Bob Haskell is a retired Maine Army National Guard master sergeant and a freelance journalist in Falmouth, Mass. He can be contacted via [email protected].
Guard trailblazer got her start as a security forces specialist
CAPT. JENNIFER WEITEKAMP is arguably the Air National Guard security force’s most iconic figure — especially among the 15% percent who are women — even though she has left that career field.
Weitekamp was Senior Airman Jennifer Donaldson, and a security forces specialist, in April 2001 when she endured 14 grueling days at the National Guard Sniper School at Camp Robinson, Arkansas, to complete a counter-sniper course with seven Guard airmen. It was the first program of its kind for any Air Force component.
That gave Donaldson the distinction of becoming the first woman in the U.S. military to complete the only U.S. sniper school open to females. She was eligible because the school was open to everyone in security forces, including women. Snipers are part of the infantry in the Army and Marine Corps, and women at that time were barred from the infantry and most other combat arms.
Twenty years later, she is married, has three children, holds bachelor’s and master’s degrees in psychology and education, and is a full-time personnel officer at Illinois’ Joint Force Headquarters at Camp Lincoln in Springfield, Illinois.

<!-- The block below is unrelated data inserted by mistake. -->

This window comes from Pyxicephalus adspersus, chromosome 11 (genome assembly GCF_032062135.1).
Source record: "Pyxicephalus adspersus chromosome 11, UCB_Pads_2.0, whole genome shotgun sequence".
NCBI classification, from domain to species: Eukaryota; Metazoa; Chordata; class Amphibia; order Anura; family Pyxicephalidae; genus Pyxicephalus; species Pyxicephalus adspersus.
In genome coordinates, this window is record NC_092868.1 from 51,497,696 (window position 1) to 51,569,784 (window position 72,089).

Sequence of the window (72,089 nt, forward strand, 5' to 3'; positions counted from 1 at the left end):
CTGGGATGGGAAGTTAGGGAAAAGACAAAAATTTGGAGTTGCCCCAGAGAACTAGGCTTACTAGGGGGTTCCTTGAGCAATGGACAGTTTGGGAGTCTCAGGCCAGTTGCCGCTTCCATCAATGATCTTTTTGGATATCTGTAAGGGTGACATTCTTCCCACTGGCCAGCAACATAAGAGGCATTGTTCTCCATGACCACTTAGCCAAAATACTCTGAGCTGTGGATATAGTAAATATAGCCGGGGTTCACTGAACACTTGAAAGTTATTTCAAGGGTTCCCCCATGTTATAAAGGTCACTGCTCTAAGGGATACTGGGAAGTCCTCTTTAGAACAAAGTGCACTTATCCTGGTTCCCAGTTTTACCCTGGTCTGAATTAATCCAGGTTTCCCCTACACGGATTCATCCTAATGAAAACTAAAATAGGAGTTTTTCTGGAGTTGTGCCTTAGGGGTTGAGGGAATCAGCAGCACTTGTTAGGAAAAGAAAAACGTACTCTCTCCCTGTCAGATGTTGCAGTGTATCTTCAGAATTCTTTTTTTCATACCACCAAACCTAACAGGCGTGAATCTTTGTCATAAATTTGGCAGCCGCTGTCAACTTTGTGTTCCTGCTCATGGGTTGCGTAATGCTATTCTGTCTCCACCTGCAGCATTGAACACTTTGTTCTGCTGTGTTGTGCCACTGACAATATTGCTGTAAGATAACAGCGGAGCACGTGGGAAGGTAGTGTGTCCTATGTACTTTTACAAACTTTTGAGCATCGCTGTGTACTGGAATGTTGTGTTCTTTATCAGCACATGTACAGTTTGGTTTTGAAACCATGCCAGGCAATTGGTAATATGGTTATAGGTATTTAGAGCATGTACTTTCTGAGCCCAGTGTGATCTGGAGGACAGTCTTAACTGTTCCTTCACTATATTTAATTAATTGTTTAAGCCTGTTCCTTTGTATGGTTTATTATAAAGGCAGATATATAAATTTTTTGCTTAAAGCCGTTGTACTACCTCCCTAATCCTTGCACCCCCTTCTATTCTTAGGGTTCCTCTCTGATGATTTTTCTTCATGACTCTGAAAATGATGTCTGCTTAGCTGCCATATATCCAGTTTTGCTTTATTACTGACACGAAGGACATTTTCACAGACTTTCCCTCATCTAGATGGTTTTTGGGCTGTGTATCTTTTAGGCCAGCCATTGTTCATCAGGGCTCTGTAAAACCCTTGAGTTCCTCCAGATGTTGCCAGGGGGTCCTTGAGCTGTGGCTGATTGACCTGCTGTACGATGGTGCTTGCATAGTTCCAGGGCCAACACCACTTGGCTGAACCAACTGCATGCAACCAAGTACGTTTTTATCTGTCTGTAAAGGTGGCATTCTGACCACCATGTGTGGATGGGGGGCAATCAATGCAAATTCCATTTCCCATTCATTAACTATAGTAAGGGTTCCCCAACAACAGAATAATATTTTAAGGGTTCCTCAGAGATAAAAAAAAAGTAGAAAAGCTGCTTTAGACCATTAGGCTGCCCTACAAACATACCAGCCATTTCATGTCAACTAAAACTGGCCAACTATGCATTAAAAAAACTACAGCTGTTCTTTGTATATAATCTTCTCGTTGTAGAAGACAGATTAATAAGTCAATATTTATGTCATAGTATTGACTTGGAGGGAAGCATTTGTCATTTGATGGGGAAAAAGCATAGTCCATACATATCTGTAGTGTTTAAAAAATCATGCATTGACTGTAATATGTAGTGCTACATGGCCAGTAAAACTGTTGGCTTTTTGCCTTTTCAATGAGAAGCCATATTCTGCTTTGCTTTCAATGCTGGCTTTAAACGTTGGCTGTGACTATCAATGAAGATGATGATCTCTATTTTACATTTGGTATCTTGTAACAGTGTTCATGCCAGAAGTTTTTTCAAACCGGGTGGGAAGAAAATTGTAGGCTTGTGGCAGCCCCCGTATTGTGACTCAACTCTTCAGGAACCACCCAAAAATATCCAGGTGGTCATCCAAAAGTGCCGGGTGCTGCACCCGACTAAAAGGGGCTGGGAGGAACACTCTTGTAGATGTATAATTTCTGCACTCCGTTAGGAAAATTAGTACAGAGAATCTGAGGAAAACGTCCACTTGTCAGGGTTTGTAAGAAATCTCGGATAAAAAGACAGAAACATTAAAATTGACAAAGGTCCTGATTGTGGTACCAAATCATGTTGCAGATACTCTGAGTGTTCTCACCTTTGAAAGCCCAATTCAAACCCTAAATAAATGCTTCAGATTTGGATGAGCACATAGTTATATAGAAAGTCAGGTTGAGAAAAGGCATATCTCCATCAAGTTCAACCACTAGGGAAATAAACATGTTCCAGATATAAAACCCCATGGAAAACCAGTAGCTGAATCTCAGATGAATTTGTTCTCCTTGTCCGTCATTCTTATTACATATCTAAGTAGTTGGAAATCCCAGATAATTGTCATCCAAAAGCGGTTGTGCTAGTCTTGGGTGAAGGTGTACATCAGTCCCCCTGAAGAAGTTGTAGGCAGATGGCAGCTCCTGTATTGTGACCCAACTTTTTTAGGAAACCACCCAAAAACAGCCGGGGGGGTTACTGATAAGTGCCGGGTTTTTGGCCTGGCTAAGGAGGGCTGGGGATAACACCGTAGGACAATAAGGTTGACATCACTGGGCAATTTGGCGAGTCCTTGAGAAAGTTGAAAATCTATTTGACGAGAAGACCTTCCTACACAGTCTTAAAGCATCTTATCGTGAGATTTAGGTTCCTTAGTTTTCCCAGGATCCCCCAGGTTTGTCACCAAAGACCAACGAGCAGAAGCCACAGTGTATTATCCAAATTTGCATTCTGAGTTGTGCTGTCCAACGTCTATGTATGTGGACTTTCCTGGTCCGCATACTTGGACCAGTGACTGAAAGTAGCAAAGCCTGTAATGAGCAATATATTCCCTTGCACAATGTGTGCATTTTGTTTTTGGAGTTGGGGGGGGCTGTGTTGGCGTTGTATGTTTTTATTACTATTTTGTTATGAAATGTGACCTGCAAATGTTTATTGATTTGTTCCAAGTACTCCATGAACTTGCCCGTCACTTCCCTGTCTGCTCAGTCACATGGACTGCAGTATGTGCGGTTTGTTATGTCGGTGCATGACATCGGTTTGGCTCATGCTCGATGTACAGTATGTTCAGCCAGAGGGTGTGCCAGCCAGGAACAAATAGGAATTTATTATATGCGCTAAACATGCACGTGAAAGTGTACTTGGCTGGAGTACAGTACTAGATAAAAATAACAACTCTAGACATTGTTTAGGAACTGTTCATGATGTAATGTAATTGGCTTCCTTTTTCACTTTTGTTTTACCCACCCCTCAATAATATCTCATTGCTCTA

She is still, however, regarded as a trailblazer for women because of her sniper training. G.I. Jen remains her nickname. She was among those highlighted in a Women in the Air Force exhibit that opened in March, Women’s History Month, at the National Museum of the Air Force at Wright-Patterson Air Force Base in Ohio.
“Security Forces training pushed me in ways I had never been pushed. I learned a lot about discipline from that,” Weitekamp recalls.
Sniper training was a turning point in her life. She came close to quitting, she says, because she began to believe leaders and mentors who expected her to fail. “I had no idea it would be so hard,” she recalls.
However, one of the instructors, a former Marine sniper, convinced her that she did have the right stuff to stay the course. “I decided I would never give up on myself again,” Weitekamp says. “That was the big thing that has enhanced my career in the Air National Guard.”
—By Bob Haskell
AT A GLANCE: SECURITY FORCES
The mission predates the inception of the Air Force. Security forces are the military police, base security and air base ground defense forces that watch over the Air Force and now the Space Force.
They were formed on the premise of the Air Force’s Marine Corps to provide security for the service similar to how the Marines provide security for the Navy. They later became known as the Air Police and later the Security Police.
Only a small portion of the Security Police specialized in security until after the 1996 Kobar Towers bombing incident in Saudi Arabia that left 19 Air Force personnel dead. In 1997, the Security Police became the Security Forces and more of a combat force.
On March 19, 2003, the United States invaded Iraq, and on the same day members of the Arizona Air National Guard’s 161st Security Forces Squadron arrived in country, securing the newly captured Tallil Air Base.
Today, approximately 7,500 members of the Air Guard are part of security forces units in 76 flying and intelligence wings. It is the Air Guard’s largest career field.